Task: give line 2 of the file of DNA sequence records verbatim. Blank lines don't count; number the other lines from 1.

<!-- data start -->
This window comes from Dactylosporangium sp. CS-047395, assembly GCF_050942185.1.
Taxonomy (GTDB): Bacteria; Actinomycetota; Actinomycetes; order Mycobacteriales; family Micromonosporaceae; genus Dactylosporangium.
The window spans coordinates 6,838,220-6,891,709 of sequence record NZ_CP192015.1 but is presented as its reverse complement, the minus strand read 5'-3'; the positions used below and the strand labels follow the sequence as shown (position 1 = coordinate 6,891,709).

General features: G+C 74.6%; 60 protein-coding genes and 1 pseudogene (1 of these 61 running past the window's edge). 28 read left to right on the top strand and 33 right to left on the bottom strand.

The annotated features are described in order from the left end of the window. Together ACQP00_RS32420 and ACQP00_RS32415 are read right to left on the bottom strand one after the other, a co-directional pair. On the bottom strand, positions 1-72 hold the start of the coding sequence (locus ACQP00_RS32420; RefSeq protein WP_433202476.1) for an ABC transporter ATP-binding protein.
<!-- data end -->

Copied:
Taxonomy (GTDB): Bacteria; Actinomycetota; Actinomycetes; order Mycobacteriales; family Micromonosporaceae; genus Dactylosporangium.